Rural Property Manager, Homemade Handicrafts, and Other Business Startups

This installment of an ongoing business startups feature a New York state man who became a rural property manager and a Michigan man who found success in his retirement producing homemade handicrafts.

| November/December 1979


Just what bootstrap business startups need.


The following are business startups that readers established after reading articles in MOTHER EARTH NEWS.

Rural Property Manager

My wife Loretta and I recently got a push toward self-sufficiency when we read " 'Landlord' Doesn't Have to Be a Dirty Word" in MOTHER EARTH NEWS.

We'd been renting a converted barn—located in the Catskill region of New York state—from absentee owners who were based in New York City. And since the proprietors weren't in a position to maintain the property themselves, Loretta and I had been working as unofficial maintenance people for our landlords' Catskill farmhouse, apartment, and barn. We were in the process of buying our first home at the time and were, therefore, in desperate need of an extra source of income. MOTHER, of course, came through for us: Her article on landlording gave us the confidence we needed to propose that the proprietors of the property we were living on hire us to manage their buildings. Lo and behold, they accepted our offer and we were in business!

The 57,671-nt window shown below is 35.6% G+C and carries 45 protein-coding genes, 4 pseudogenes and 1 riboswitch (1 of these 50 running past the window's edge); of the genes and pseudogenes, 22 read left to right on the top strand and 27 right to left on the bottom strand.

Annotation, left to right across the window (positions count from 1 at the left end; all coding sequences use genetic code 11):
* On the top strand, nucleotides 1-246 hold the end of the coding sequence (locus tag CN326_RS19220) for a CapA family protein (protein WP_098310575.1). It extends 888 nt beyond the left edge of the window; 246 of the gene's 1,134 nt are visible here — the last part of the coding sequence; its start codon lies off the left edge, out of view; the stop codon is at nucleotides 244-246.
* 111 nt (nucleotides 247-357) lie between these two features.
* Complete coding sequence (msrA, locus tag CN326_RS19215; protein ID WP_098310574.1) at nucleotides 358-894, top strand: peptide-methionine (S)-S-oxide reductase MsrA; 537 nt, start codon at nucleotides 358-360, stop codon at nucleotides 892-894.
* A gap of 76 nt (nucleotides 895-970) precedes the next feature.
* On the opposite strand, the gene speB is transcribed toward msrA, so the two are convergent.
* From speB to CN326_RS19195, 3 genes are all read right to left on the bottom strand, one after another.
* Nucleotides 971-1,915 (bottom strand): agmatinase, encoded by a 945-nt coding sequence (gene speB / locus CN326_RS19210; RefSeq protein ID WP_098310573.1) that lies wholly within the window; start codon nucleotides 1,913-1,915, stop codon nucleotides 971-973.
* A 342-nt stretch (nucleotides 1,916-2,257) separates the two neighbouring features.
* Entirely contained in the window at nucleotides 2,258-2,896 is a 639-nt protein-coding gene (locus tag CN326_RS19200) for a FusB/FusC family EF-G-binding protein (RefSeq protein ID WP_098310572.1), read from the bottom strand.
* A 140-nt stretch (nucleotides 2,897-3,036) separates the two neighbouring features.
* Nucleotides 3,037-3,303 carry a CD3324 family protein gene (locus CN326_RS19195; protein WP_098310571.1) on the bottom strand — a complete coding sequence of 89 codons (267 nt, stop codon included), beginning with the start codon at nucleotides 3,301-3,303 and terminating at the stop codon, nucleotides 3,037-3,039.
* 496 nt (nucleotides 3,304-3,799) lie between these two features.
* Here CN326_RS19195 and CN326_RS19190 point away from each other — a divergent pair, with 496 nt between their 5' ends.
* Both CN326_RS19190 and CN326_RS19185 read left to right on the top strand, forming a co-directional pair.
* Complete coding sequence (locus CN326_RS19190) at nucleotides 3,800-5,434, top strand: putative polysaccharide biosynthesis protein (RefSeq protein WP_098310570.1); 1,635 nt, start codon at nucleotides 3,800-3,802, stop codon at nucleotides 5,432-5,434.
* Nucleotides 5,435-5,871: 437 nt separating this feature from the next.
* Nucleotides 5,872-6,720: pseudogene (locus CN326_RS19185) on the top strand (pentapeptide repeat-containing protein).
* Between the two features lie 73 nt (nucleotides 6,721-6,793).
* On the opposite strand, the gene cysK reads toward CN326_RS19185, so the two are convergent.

The total initial investment in our enterprise was $100—the amount of our lawyer's fee to draw up the lease which rented us all three of the Catskill structures on 50 acres of land. My wife and I in turn sublet the buildings and became responsible for maintaining all the property. Before long, we'd moved out of our converted barn apartment in order to sublease it too, because our little sideline business was netting us enough monthly cash profit to make the mortgage payments on our new home!

Loretta and I have had such success with our first attempt at landlording that we're currently looking for additional property to manage. There are lots of city dwellers who own country homes and cottages, but have neither the time nor the inclination to take proper care of their holdings. The land and the buildings are out there waiting for MOTHER EARTH NEWS-type do-it-yourselfers to step right in and take 'em over!

Dan Dooling
West Shokan, NY

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